Venturing and venture investing on the frontiers – in simple terms.

I’ve been asked a few times about what I’m working on in simple terms. Not always easy for me – but here goes top-of-mind while riding the train…

My focus is on venturing and venture investing ‘on the frontiers’.

  • venturing is about organizing and directing resources toward a purpose
  • venture investing is about improving the capacity of ventures to achieve their purpose (or certain milestones along the way)
  • ‘on the frontiers’ means the places where conventional ways of doing things are least effective

My work is focused on being able to systematically improve ventures and venture investors operating on the frontiers. My belief is that by focusing here, practices can be developed and demonstrated that will themselves become conventional in time and thereby move ‘the frontiers’ greatly increasing our society’s ability and capacity to take on our civilization’s greatest challenges.

So how will ventures be different after employing these practices?

  • more efficient and effective at getting things done
  • better responsiveness to the environments it’s operating within
  • better anticipation and avoidance of ‘crises’
  • more flexibility in responding to immediate opportunities and challenges
  • more focus on and faster progress toward fulfilling the purpose

And how will venture investors be different?

  • better investee governance with less effort
  • increased capacity of all portfolio companies (whether they’ve applied the approaches or not)
  • better results from existing portfolio (fewer failures, greater success according to purpose)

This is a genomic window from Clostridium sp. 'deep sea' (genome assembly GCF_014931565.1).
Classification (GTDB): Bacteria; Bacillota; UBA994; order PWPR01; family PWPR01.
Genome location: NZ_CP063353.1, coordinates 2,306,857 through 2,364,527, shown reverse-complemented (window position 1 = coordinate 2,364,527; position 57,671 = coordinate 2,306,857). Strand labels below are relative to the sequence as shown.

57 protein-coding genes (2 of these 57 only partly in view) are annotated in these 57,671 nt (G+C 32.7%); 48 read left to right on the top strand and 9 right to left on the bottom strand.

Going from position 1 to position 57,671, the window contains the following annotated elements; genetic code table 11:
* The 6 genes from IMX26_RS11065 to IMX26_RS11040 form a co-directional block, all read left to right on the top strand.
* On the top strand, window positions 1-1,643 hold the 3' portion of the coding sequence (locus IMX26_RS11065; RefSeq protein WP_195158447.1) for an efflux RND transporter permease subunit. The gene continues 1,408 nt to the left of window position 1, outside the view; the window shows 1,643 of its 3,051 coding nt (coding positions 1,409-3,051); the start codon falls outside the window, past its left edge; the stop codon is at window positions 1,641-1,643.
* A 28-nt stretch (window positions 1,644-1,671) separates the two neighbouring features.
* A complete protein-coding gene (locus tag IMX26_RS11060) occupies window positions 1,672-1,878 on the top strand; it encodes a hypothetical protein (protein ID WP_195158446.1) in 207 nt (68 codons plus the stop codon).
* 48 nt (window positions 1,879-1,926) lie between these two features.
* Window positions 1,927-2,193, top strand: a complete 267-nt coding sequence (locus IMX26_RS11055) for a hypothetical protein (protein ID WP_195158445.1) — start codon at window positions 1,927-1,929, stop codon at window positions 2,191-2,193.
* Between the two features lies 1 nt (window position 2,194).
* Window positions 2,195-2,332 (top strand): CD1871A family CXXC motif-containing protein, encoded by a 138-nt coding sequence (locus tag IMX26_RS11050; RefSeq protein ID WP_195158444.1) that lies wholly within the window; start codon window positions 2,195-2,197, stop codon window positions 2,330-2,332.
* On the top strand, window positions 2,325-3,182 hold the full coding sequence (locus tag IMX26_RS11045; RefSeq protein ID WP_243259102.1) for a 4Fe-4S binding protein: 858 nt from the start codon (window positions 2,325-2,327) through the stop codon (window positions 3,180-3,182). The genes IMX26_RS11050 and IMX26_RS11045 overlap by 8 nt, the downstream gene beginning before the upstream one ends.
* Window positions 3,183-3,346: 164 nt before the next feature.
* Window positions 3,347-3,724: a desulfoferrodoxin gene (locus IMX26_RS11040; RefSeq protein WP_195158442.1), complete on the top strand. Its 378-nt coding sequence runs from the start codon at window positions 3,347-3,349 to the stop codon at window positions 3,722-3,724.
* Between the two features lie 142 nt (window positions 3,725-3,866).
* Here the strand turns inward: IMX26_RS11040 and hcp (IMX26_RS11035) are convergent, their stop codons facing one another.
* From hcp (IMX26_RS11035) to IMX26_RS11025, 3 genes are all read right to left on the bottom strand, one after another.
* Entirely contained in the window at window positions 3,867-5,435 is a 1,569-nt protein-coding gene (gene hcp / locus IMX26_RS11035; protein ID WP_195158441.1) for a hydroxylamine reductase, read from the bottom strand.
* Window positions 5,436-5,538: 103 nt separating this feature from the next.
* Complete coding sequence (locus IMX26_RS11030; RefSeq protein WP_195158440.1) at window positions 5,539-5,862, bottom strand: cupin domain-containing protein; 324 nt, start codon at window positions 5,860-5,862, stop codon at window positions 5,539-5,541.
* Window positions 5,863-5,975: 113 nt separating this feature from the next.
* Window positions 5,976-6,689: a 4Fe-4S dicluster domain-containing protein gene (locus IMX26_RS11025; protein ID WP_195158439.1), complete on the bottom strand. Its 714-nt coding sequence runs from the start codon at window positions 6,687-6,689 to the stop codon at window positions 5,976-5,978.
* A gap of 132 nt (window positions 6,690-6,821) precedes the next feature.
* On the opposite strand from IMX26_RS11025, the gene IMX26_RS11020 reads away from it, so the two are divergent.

• better able to go earlier with less risk
  • better able to go deeper into realizing non-financial aims (particularly relevant for ‘social’ venture funds.
  • lower transaction costs

And what’s at the root of what’s different?

  • concerned with systems vs. plans

(Said in different ways – couldn’t resist…)

  • creating spaces for uncertainty to resolve itself vs. trying to solve uncertainty
  • organizing under a purpose vs. organizing around an idea/product/service
  • unfolding vs. turning inward
  • enabling vs. constraining
  • fluid vs. rigid
  • framed vs. forced

The definitive definitions of venturing!

One of the surprising things that I came out of my latest exploration into the frontiers of venturing and venture investing is a set of definitions. I’m actually not one that likes to debate definitions ad infinitum but I found I needed to clarify things to be able to have meaningful conversations going forward. So here, is what I’ve come up with… for now (I’ll keep updating this definitions as the evolve so feel free to check-back or link here for reference).

  • Venture: An agreement among people to do things in service of a purpose and according to a set of values.
  • Venturing: The process of creating and evolving a venture.
  • Venturer: A person primarily involved in or responsible for venturing.
  • Operator: A person primarily involved in or responsible for operating a venture.
  • Entrepreneur: A venturer that also carries primary responsibility for operating a venture.
  • Frontiers of venturing: The effective limit of conventional approaches to venturing.
  • Frontiers of venture investing: Investing in ventures that are on the frontiers.